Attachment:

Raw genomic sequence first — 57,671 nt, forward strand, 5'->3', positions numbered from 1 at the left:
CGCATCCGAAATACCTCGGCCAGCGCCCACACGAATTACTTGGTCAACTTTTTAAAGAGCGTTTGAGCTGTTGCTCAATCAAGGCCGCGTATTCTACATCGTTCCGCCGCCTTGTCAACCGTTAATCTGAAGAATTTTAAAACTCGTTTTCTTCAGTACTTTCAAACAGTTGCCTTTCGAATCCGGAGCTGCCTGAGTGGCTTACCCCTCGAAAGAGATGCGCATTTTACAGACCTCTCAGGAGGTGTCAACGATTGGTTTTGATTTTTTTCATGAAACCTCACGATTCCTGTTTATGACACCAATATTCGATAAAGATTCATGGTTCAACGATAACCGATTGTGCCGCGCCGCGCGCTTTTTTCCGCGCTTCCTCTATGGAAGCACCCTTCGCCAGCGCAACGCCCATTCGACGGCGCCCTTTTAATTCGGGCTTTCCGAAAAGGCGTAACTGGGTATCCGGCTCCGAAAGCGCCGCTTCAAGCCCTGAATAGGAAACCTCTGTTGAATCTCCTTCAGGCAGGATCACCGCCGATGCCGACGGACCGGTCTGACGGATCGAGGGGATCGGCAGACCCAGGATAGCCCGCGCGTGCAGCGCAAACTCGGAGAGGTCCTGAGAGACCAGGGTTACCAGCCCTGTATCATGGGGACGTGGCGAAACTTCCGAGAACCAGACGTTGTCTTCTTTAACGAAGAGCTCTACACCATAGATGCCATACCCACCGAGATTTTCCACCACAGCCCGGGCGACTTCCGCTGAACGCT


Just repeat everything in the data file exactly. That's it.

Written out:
Raw genomic sequence first — 57,671 nt, forward strand, 5'->3', positions numbered from 1 at the left:
CGCATCCGAAATACCTCGGCCAGCGCCCACACGAATTACTTGGTCAACTTTTTAAAGAGCGTTTGAGCTGTTGCTCAATCAAGGCCGCGTATTCTACATCGTTCCGCCGCCTTGTCAACCGTTAATCTGAAGAATTTTAAAACTCGTTTTCTTCAGTACTTTCAAACAGTTGCCTTTCGAATCCGGAGCTGCCTGAGTGGCTTACCCCTCGAAAGAGATGCGCATTTTACAGACCTCTCAGGAGGTGTCAACGATTGGTTTTGATTTTTTTCATGAAACCTCACGATTCCTGTTTATGACACCAATATTCGATAAAGATTCATGGTTCAACGATAACCGATTGTGCCGCGCCGCGCGCTTTTTTCCGCGCTTCCTCTATGGAAGCACCCTTCGCCAGCGCAACGCCCATTCGACGGCGCCCTTTTAATTCGGGCTTTCCGAAAAGGCGTAACTGGGTATCCGGCTCCGAAAGCGCCGCTTCAAGCCCTGAATAGGAAACCTCTGTTGAATCTCCTTCAGGCAGGATCACCGCCGATGCCGACGGACCGGTCTGACGGATCGAGGGGATCGGCAGACCCAGGATAGCCCGCGCGTGCAGCGCAAACTCGGAGAGGTCCTGAGAGACCAGGGTTACCAGCCCTGTATCATGGGGACGTGGCGAAACTTCCGAGAACCAGACGTTGTCTTCTTTAACGAAGAGCTCTACACCATAGATGCCATACCCACCGAGATTTTCCACCACAGCCCGGGCGACTTCCGCTGAACGCT